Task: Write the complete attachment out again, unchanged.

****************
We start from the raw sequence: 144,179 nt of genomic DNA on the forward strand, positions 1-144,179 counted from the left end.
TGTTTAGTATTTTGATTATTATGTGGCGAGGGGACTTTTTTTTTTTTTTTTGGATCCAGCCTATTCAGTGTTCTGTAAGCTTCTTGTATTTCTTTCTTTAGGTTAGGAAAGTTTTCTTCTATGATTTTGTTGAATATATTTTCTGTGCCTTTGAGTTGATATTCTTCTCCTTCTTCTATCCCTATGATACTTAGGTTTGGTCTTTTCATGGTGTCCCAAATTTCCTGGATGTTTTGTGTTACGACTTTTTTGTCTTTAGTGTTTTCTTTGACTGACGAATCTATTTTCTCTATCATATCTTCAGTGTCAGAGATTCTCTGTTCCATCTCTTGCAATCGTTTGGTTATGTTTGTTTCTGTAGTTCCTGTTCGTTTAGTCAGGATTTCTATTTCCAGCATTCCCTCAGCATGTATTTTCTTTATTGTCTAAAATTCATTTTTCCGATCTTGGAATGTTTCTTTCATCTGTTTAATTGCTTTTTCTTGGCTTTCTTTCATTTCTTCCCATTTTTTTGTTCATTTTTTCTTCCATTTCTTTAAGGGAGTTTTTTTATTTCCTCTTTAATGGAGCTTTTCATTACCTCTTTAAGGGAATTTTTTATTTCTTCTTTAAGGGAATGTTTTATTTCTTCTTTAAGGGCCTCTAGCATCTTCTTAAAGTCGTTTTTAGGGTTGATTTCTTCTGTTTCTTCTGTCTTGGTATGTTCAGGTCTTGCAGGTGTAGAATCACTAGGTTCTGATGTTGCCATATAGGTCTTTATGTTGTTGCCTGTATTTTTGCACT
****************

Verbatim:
We start from the raw sequence: 144,179 nt of genomic DNA on the forward strand, positions 1-144,179 counted from the left end.
TGTTTAGTATTTTGATTATTATGTGGCGAGGGGACTTTTTTTTTTTTTTTTGGATCCAGCCTATTCAGTGTTCTGTAAGCTTCTTGTATTTCTTTCTTTAGGTTAGGAAAGTTTTCTTCTATGATTTTGTTGAATATATTTTCTGTGCCTTTGAGTTGATATTCTTCTCCTTCTTCTATCCCTATGATACTTAGGTTTGGTCTTTTCATGGTGTCCCAAATTTCCTGGATGTTTTGTGTTACGACTTTTTTGTCTTTAGTGTTTTCTTTGACTGACGAATCTATTTTCTCTATCATATCTTCAGTGTCAGAGATTCTCTGTTCCATCTCTTGCAATCGTTTGGTTATGTTTGTTTCTGTAGTTCCTGTTCGTTTAGTCAGGATTTCTATTTCCAGCATTCCCTCAGCATGTATTTTCTTTATTGTCTAAAATTCATTTTTCCGATCTTGGAATGTTTCTTTCATCTGTTTAATTGCTTTTTCTTGGCTTTCTTTCATTTCTTCCCATTTTTTTGTTCATTTTTTCTTCCATTTCTTTAAGGGAGTTTTTTTATTTCCTCTTTAATGGAGCTTTTCATTACCTCTTTAAGGGAATTTTTTATTTCTTCTTTAAGGGAATGTTTTATTTCTTCTTTAAGGGCCTCTAGCATCTTCTTAAAGTCGTTTTTAGGGTTGATTTCTTCTGTTTCTTCTGTCTTGGTATGTTCAGGTCTTGCAGGTGTAGAATCACTAGGTTCTGATGTTGCCATATAGGTCTTTATGTTGTTGCCTGTATTTTTGCACT